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John Roane, Inc. v. Tweed

Court of Chancery of Delaware, New Castle County

April 20, 1951

JOHN ROANE, Inc.
v.
TWEED.

Action by John Roane, Incorporated, a Maryland corporation, against Pierce E. Tweed, to enjoin the defendant, a former employee, from competing with the plaintiff, the former employer, after termination of employment relationship. The Court of Chancery, New Castle County, Wolcott, Chancellor, held that under Maryland law the plaintiff could not enforce a covenant against competition in a contract of employment by an injunction.

Injunction denied.

[32 Del.Ch. 91] William Prickett, of Wilmington, for plaintiff.

Newton White, of Wilmington, for defendant.

WOLCOTT, Chancellor.

This case has come on for decision after final hearing. The plaintiff seeks to enforce a covenant against competition in a contract of employment between plaintiff and defendant.

The plaintiff is a corporation of Maryland engaged in the independent insurance adjusting business and having a branch office in Wilmington, Delaware. The defendant entered the employ of the plaintiff in 1941 and remained in that employ continuously except for a period during the war, returning on March 1, 1946. In July, 1947, he became manager of the plaintiff's branch office in Wilmington. On January 1, 1949, in Baltimore, Maryland, the parties executed the employment contract in question.

On December 7, 1950, in accordance with the terms of the employment contract, the defendant voluntarily left the plaintiff's employ and opened an independent insurance adjusting office in Wilmington.

The employment contract contained the following covenant:

Page 291

‘ 6. During the period of his employment under this agreement and for a period of 5 years after the termination thereof, Employee specifically agrees as follows:

‘ (d) That he will not, directly nor indirectly, for himself or as agent of or on behalf of or in conjunction with any other person, firm, association or corporation, engage in the insurance adjusting business within a radius of fifty miles (50) from any office of Employer where he has served as Manager under this contract.’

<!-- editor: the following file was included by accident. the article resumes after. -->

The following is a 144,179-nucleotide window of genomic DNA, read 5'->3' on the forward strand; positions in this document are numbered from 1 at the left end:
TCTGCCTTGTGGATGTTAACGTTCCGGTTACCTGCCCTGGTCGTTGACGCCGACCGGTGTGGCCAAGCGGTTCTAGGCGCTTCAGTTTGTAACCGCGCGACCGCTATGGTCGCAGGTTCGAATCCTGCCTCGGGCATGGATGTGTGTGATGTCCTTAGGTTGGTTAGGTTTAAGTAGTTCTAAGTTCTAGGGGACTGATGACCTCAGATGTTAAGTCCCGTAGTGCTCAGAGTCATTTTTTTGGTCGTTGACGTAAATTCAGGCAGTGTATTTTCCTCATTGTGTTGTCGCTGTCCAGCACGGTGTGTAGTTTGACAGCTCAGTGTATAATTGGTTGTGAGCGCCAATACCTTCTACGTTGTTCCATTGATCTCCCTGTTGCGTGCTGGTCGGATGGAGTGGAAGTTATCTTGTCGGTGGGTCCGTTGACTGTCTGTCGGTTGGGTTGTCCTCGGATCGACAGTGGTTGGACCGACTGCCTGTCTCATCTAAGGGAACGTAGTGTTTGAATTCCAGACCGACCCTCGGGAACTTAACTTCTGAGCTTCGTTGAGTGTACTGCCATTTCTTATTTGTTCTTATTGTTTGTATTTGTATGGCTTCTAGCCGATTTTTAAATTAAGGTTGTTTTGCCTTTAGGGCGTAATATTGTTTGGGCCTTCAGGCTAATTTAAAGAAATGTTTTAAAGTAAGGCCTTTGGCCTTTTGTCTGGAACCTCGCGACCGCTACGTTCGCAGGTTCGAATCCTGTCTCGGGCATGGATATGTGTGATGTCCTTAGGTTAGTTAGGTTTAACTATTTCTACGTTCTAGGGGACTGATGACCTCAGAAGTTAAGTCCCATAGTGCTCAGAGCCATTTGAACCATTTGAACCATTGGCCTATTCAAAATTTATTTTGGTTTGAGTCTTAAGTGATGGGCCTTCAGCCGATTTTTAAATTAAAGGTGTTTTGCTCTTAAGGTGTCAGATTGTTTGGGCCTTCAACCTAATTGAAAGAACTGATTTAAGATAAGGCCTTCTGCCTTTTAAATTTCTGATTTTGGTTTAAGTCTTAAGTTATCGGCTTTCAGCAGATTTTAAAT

The parties are agreed that this case is to be decided in accordance with the law of Maryland. In view of their [32 Del.Ch. 92] stipulation, I am not called upon to decide the question of whether the enforcement in Delaware of a restrictive covenant in an employment contract executed in Maryland shall be decided in accordance with Delaware or Maryland law. I accept the parties' stipulation.

The law of Maryland governing the enforcement of covenants of this type is embodied in five decisions of the Maryland Court of Appeals, viz.: Deuerling v. City Baking Co., 155 Md. 280, 141 A. 542, 67 A.L.R. 993; Tolman Laundry, Inc. v. Walker, 171 Md. 7, 187 A. 836; Griffin v. Guy, 172 Md. 510, 192 A. 359; Western Maryland Dairy v. Chenowith, 180 Md. 236, 23 A.2d 660; and Tawney v. Mutual System of Maryland, 186 Md. 508, 47 A.2d 372. Two other decisions of the Maryland Courts have been called to my attention but they are inapposite. Rosenstein v. Zentz, 118 Md. 564, 85 A. 675, 44 L.R.A.N.S., 63, considered a restrictive covenant effective only during the term of employment and, as such, is distinguished in the Deuerling case from a restrictive covenant effective after termination of employment. Fulton Grand Laundry Co. v. Johnson, 140 Md. 359, 117 A. 753, 23 A.L.R. 420, is obviously not in point since it dealt with an attempt to enjoin a former employee from competing in the absence of a restrictive covenant to that effect.

The Deuerling case involved an employee of a bakery who, in the course of his employment, served a definite territory. The customers served by him comprised a definite selected group of customers gathered together at the expense of the employer. Under such circumstances, the employer was protected from the unfair ...


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